The new book by D.Vinogradova, N.Nepomnaschiy and A.Novikov "Is the Neanderthal man alive?" (Moscow, Veche Publishers, 2003, in Russian) intrigues with the title and includes in the popular form the information on ancient and contemporary evidences of existence of other than Neanderthal hominoids simultaneously with the modern man.

Three parts of this book correspond to three authors mentioned.

The basic part, 245 pages from 380, is written by Dina Vinogradova, who was engaged in the problem since 60-th. So the chapters in which origination of the voluntary cryptozoological research in the USSR is described are especially interesting. She tells about first sessions of the Smolin seminar (she prepared protocols at all its sessions in that time), the legendary pioneers of the problem - P.P.Smolin himself, B.F.Porshnev, R.Danov, E.B.Zeligman, G.Khovanov, J.-M.Kofman, A.A.Mashkovtsev, and others, many of them already are not with us.

Their written portraits are accompanied by expressive sketches by R.Danov and Yu.Shishenko.

In other chapters D.Vinogradova shows, how the residing of the nonhuman neighbor-mate was reflected in the beliefs of ordinary people who knew much more about them that "the learned professors". She interprets proverbs and sayings as concentrates of national experience and connects them with modern observations of hominoids in the nature. She examines in details tendency of these creatures to live near water, to use rivers, lakes, swamps and similar places as vital environment, and water barrier to the rescue from the man.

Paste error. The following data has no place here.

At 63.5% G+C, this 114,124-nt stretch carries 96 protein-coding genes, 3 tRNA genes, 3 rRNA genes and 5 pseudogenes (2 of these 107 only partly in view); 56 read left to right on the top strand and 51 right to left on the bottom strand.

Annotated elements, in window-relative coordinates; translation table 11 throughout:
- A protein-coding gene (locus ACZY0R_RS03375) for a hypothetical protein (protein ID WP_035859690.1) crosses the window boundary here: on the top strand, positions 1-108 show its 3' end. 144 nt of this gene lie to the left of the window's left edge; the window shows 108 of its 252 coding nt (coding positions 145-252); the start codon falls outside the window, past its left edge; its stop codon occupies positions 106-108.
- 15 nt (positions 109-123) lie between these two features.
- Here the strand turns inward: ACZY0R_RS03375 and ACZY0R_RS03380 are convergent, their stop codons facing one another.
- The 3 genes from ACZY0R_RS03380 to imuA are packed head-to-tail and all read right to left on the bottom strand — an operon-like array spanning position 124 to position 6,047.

D.Vinogradova also took in the book many other information sources scattered in newspapers, magazines and others rare editions.

The second part written by Nicolas Nepomnaschiy relates mainly to events, that took place outside Russia. It begins with description of arising of the Yeti problem in Himalayas, how it became familiar to all despite different attitude to it. Further author turns to China, where many encountings with hominoids occurred, and to countries of South-East Asia. The majority of these cases were already submitted in the Internet. But, certainly, for the Russian reader it is more convenient to have these assembled in one edition and translated. The domestic information is limited to materials gathered by Maya Bykova and some of it is published for the first time.

In the third part Alexander Novikov tells about hominoids in Polar Ural regions. He describes his own travels to the area and events connected with Vladimir Pushkarev, who was lost there in the autumn of 1978 during expedition by alone. The author touches various sides of human-hominoid relations and finds parallels from the antique world.


The full text of D.Vinogradova's part is uploaded to this site at Russian news and publications (without illustrations).